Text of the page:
Solutions – Moving ahead The overriding solution to ensuring the conservation of peatlands is relatively simple: keep them wet. Or, if they have been drained, rewet them.

In view of the threats to peatlands and their great importance in delivering multiple benefits and ecosystem services there is an urgent need for global leadership that ensures their restoration, protection, ongoing conservation and sustainable use. Saving our global peatlands is ambitious, but achievable. Our aspiration must be to: • Conserve remaining undamaged peatlands to keep carbon locked in the ground and to provide vital habitat for endangered species while providing essential services and multiple benefits to people. Peat in these systems will continue to accumulate and sequester carbon from the atmosphere, assisting in the mitigation of climate change. • Prevent the further release of carbon emissions from eroding and decomposing peat, and therefore exacerbating climate change. Do this by working toward stopping damaging practices involving drainage or excavation of peatlands and by taking action to rewet and restore degraded peatlands. • Find an economic incentive for re-wetting. An example is by developing business cases for peatland water and climate regulation services and/or looking at livelihood options that use alternative crops (agricultural, trees and other biomass) that can cope with naturally high water levels (paludiculture) where possible to provide direct economic returns. By maintaining peatlands in their natural state, or rewetting drained peatlands, carbon remains in the ground, providing an important carbon store. Peatlands do not need to be drained to be productive. Developing management techniques and looking at sustainable uses such as ecotourism is essential and will help to maintain the peatlands in a wet condition. For example, about 400 species have been identified for Indonesian peatlands that have an economic potential. These include sago for the production of starches, purun grass for basketry, tengkawang which produces edible oil, jelutung which produces natural rubber and rattan for basketry and furniture (Giesen, 2013). Rewetting Rewetting peatlands is an essential step in their restoration. Peatlands rely on waterlogged conditions for their survival. This prevents the decomposition of plant material and leads to the formation of peat and the carbon assimilated in the lifetime of the plant being stored in the soil.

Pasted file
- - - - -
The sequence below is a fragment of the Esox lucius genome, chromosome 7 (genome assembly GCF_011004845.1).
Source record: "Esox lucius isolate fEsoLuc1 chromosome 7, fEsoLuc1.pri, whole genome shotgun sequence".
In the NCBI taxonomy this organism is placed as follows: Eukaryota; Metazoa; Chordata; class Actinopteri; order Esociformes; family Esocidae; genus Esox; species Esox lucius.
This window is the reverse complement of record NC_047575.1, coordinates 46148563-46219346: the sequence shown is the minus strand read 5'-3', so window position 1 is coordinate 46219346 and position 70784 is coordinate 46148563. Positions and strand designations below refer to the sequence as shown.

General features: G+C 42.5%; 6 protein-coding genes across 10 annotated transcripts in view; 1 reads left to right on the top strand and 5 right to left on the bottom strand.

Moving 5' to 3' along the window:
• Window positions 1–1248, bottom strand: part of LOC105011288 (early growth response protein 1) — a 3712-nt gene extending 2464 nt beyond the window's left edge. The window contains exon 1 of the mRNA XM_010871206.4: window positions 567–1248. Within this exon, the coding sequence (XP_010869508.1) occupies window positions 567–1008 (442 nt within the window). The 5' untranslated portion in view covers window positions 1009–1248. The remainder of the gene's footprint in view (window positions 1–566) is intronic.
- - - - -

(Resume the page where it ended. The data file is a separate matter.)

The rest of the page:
to its oxidation and the preserved plant material is lost in the form of carbon dioxide (Lindsay et al., 2014). Rewetting peatlands halts this process and therefore the release of carbon dioxide. Depending on the restoration activities and external conditions, the peatland may also once again start to accumulate peat over time. Reduction in greenhouse gas emissions is not the only gain. In the case of Russia – for example, the Russian-German cooperation project ‘Restoring Peatlands in Russia’ – for fire prevention and climate change mitigation’ plans to rewet 700 km 2 of drained peatlands in the hope of also reducing their vulnerability to fires, following severe peat fires in 2002 and 2010 (Sirin et al., 2017).

When these wet conditions are removed or altered, the peat is exposed to oxygen which reacts with the carbon and leads


Made with FlippingBook - Online Brochure Maker